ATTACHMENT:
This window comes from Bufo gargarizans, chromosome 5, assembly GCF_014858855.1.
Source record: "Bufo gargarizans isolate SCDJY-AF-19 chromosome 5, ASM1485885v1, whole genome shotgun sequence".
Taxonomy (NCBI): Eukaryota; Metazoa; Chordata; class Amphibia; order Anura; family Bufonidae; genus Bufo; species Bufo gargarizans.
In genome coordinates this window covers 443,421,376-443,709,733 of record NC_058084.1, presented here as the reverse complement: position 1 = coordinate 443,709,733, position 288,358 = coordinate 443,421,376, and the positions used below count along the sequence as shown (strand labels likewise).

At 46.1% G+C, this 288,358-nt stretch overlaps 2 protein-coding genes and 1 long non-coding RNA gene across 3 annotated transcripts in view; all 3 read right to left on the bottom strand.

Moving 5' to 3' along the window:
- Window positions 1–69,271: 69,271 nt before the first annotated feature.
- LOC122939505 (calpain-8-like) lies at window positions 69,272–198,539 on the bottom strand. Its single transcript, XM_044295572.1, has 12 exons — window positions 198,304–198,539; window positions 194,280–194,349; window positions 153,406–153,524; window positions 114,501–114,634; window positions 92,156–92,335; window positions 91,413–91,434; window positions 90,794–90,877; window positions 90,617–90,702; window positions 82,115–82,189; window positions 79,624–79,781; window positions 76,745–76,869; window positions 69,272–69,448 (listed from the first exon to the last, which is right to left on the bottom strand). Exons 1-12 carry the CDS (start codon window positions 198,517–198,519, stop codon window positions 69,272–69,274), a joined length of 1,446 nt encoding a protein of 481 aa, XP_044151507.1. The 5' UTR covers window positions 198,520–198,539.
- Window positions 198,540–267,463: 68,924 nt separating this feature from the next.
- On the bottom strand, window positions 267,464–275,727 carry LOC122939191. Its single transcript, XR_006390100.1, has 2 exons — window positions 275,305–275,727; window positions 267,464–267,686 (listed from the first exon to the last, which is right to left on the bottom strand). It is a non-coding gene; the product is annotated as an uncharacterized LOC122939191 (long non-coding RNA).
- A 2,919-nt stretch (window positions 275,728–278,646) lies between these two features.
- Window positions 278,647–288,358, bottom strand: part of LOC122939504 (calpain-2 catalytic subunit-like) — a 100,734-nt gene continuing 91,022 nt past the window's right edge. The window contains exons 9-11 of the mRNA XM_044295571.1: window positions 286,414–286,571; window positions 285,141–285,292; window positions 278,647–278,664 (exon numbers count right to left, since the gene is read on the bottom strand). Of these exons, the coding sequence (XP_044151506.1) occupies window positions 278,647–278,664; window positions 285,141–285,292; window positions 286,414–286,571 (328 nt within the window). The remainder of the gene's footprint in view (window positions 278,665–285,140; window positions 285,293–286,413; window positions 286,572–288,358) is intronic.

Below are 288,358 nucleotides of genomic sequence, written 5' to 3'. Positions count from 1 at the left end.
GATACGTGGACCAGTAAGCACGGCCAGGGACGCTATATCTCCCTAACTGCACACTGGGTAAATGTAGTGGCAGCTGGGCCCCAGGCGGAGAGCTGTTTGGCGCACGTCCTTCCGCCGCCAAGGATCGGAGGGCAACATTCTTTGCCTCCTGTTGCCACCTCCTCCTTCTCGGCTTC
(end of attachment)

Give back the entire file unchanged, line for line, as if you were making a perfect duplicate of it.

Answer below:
This window comes from Bufo gargarizans, chromosome 5, assembly GCF_014858855.1.
Source record: "Bufo gargarizans isolate SCDJY-AF-19 chromosome 5, ASM1485885v1, whole genome shotgun sequence".
Taxonomy (NCBI): Eukaryota; Metazoa; Chordata; class Amphibia; order Anura; family Bufonidae; genus Bufo; species Bufo gargarizans.
In genome coordinates this window covers 443,421,376-443,709,733 of record NC_058084.1, presented here as the reverse complement: position 1 = coordinate 443,709,733, position 288,358 = coordinate 443,421,376, and the positions used below count along the sequence as shown (strand labels likewise).

At 46.1% G+C, this 288,358-nt stretch overlaps 2 protein-coding genes and 1 long non-coding RNA gene across 3 annotated transcripts in view; all 3 read right to left on the bottom strand.

Moving 5' to 3' along the window:
- Window positions 1–69,271: 69,271 nt before the first annotated feature.
- LOC122939505 (calpain-8-like) lies at window positions 69,272–198,539 on the bottom strand. Its single transcript, XM_044295572.1, has 12 exons — window positions 198,304–198,539; window positions 194,280–194,349; window positions 153,406–153,524; window positions 114,501–114,634; window positions 92,156–92,335; window positions 91,413–91,434; window positions 90,794–90,877; window positions 90,617–90,702; window positions 82,115–82,189; window positions 79,624–79,781; window positions 76,745–76,869; window positions 69,272–69,448 (listed from the first exon to the last, which is right to left on the bottom strand). Exons 1-12 carry the CDS (start codon window positions 198,517–198,519, stop codon window positions 69,272–69,274), a joined length of 1,446 nt encoding a protein of 481 aa, XP_044151507.1. The 5' UTR covers window positions 198,520–198,539.
- Window positions 198,540–267,463: 68,924 nt separating this feature from the next.
- On the bottom strand, window positions 267,464–275,727 carry LOC122939191. Its single transcript, XR_006390100.1, has 2 exons — window positions 275,305–275,727; window positions 267,464–267,686 (listed from the first exon to the last, which is right to left on the bottom strand). It is a non-coding gene; the product is annotated as an uncharacterized LOC122939191 (long non-coding RNA).
- A 2,919-nt stretch (window positions 275,728–278,646) lies between these two features.
- Window positions 278,647–288,358, bottom strand: part of LOC122939504 (calpain-2 catalytic subunit-like) — a 100,734-nt gene continuing 91,022 nt past the window's right edge. The window contains exons 9-11 of the mRNA XM_044295571.1: window positions 286,414–286,571; window positions 285,141–285,292; window positions 278,647–278,664 (exon numbers count right to left, since the gene is read on the bottom strand). Of these exons, the coding sequence (XP_044151506.1) occupies window positions 278,647–278,664; window positions 285,141–285,292; window positions 286,414–286,571 (328 nt within the window). The remainder of the gene's footprint in view (window positions 278,665–285,140; window positions 285,293–286,413; window positions 286,572–288,358) is intronic.

Below are 288,358 nucleotides of genomic sequence, written 5' to 3'. Positions count from 1 at the left end.
GATACGTGGACCAGTAAGCACGGCCAGGGACGCTATATCTCCCTAACTGCACACTGGGTAAATGTAGTGGCAGCTGGGCCCCAGGCGGAGAGCTGTTTGGCGCACGTCCTTCCGCCGCCAAGGATCGGAGGGCAACATTCTTTGCCTCCTGTTGCCACCTCCTCCTTCTCGGCTTC